Unhealthy to Have Dominant and Passive Parenting Styles


A couple’s parenting differences can lead to divorce.

In one case handled by Ms. Monica Christine Fernando, a marriage and family counsellor at Reach Counselling:

  1. The mother, a civil servant, felt that she should the one nurturing and caring for the children.
  2. The father was soft-hearted. When he attempted to discipline the children, they did not listen and would ask their mother about what she thought instead.
  3. On one occasion, the father wanted to buy the daughter a guitar but the mother disagreed as she felt it was too expensive.
  4. The father had to play a passive role and follow the mother, who was dominant in the parenting relationship.
  5. The mother felt that she had to do everything. The father felt that he could not communicate with the children.
  6. After work, the mother would help the children with their studies. Eventually, the father became disconnected and had an affair with a third party.

See: Venssa Lee, “Unhealthy to follow one parent’s style”, The Straits Times, 25 September 2016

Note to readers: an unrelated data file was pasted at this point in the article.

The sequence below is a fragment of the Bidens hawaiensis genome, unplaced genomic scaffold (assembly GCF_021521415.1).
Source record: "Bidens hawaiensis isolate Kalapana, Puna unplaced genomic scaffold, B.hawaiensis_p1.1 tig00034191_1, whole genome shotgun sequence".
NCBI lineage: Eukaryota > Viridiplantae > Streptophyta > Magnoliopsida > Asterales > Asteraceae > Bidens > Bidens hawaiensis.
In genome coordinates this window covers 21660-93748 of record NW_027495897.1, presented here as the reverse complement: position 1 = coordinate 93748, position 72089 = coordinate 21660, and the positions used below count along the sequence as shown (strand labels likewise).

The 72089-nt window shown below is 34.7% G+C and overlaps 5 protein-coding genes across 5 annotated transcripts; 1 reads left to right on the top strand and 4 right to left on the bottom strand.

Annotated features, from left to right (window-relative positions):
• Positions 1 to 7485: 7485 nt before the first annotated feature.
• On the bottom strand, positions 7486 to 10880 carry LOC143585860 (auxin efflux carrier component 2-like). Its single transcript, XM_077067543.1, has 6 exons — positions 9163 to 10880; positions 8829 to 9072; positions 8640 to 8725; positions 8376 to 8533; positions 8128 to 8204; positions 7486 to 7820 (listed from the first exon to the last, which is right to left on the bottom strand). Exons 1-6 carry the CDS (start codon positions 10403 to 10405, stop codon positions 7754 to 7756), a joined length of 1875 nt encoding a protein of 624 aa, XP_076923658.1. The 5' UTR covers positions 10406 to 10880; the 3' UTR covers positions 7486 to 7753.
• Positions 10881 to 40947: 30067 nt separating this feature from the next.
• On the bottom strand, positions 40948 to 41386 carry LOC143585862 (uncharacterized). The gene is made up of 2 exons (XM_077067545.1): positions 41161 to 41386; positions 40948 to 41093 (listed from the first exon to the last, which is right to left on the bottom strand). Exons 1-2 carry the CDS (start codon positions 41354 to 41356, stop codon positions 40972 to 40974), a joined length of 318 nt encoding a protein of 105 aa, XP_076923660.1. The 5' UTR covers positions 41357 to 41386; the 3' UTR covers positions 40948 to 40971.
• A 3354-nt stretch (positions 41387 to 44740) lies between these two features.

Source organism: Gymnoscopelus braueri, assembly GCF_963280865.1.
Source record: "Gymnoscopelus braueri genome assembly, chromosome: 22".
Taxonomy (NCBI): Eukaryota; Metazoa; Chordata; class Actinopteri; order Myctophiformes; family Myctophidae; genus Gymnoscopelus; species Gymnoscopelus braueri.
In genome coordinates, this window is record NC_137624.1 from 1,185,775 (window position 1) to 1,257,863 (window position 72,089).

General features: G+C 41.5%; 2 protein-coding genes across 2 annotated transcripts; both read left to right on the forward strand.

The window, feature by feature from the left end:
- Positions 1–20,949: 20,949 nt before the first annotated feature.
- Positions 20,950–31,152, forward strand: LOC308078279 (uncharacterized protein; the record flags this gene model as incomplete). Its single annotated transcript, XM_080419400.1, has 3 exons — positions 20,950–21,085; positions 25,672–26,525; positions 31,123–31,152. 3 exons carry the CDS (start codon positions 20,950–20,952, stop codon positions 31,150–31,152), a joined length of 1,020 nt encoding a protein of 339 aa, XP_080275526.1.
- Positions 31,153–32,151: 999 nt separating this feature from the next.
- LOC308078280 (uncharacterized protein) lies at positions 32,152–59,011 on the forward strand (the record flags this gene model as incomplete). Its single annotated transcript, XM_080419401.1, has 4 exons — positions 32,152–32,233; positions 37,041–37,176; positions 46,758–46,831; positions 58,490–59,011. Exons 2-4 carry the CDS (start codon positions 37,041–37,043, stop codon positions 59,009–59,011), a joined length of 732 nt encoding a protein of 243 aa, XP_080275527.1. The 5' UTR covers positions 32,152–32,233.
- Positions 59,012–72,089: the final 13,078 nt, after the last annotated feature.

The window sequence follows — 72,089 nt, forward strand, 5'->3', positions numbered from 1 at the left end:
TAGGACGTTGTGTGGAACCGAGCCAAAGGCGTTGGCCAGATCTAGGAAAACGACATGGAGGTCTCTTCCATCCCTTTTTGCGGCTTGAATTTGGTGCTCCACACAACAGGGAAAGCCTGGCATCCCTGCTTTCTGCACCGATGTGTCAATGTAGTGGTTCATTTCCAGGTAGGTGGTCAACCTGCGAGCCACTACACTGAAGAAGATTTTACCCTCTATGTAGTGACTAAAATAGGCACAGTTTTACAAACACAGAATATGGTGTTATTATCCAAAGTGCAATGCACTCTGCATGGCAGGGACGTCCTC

In my experience as a family and divorce lawyer in Singapore, I have observed that what break marriages apart are not “one-off incidents”, but rather a build-up of day-to-day frustration with how things are at home.

Parenting is a long commitment. The lives of most young parents revolve around their children. They are concerned about different aspects of their children’s lives- education, health, development, discipline etc. It is normal for parents to have different views and opinions about how to manage their children.

The challenge is to reconcile the differences and put up a united front before the children. For instance, one parent should never put down the other parent before a child. Children should not be made to feel that there are double standards at home.

Parents should communicate (not quarrel) when they encounter differences and try to see things from each other’s point of view.

Never keep emotions boiling- they may just spill over!

You may also be interested to read more about:

1. Divorce and Separation

2. Annulment (Nullity) of Marriage

3. Children’s Issues

4. Matrimonial Assets

5. Maintenance Issues (Alimony)

6. Family Violence

For more information, please contact us here.

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